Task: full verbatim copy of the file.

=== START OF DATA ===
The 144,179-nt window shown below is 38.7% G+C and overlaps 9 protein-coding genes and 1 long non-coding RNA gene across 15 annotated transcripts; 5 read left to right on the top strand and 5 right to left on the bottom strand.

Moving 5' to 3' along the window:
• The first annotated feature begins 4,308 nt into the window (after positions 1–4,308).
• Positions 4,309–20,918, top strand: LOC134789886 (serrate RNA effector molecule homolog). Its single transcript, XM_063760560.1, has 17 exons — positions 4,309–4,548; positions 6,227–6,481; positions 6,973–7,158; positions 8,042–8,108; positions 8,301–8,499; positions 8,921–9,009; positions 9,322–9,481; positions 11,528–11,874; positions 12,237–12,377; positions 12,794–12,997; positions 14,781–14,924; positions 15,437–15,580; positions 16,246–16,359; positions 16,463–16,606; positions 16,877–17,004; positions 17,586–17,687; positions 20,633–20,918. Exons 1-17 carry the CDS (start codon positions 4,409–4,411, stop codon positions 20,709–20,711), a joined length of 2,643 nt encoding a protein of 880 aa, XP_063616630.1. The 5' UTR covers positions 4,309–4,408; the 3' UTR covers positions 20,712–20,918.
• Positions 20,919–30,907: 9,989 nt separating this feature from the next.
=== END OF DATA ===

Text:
The 144,179-nt window shown below is 38.7% G+C and overlaps 9 protein-coding genes and 1 long non-coding RNA gene across 15 annotated transcripts; 5 read left to right on the top strand and 5 right to left on the bottom strand.

Moving 5' to 3' along the window:
• The first annotated feature begins 4,308 nt into the window (after positions 1–4,308).
• Positions 4,309–20,918, top strand: LOC134789886 (serrate RNA effector molecule homolog). Its single transcript, XM_063760560.1, has 17 exons — positions 4,309–4,548; positions 6,227–6,481; positions 6,973–7,158; positions 8,042–8,108; positions 8,301–8,499; positions 8,921–9,009; positions 9,322–9,481; positions 11,528–11,874; positions 12,237–12,377; positions 12,794–12,997; positions 14,781–14,924; positions 15,437–15,580; positions 16,246–16,359; positions 16,463–16,606; positions 16,877–17,004; positions 17,586–17,687; positions 20,633–20,918. Exons 1-17 carry the CDS (start codon positions 4,409–4,411, stop codon positions 20,709–20,711), a joined length of 2,643 nt encoding a protein of 880 aa, XP_063616630.1. The 5' UTR covers positions 4,309–4,408; the 3' UTR covers positions 20,712–20,918.
• Positions 20,919–30,907: 9,989 nt separating this feature from the next.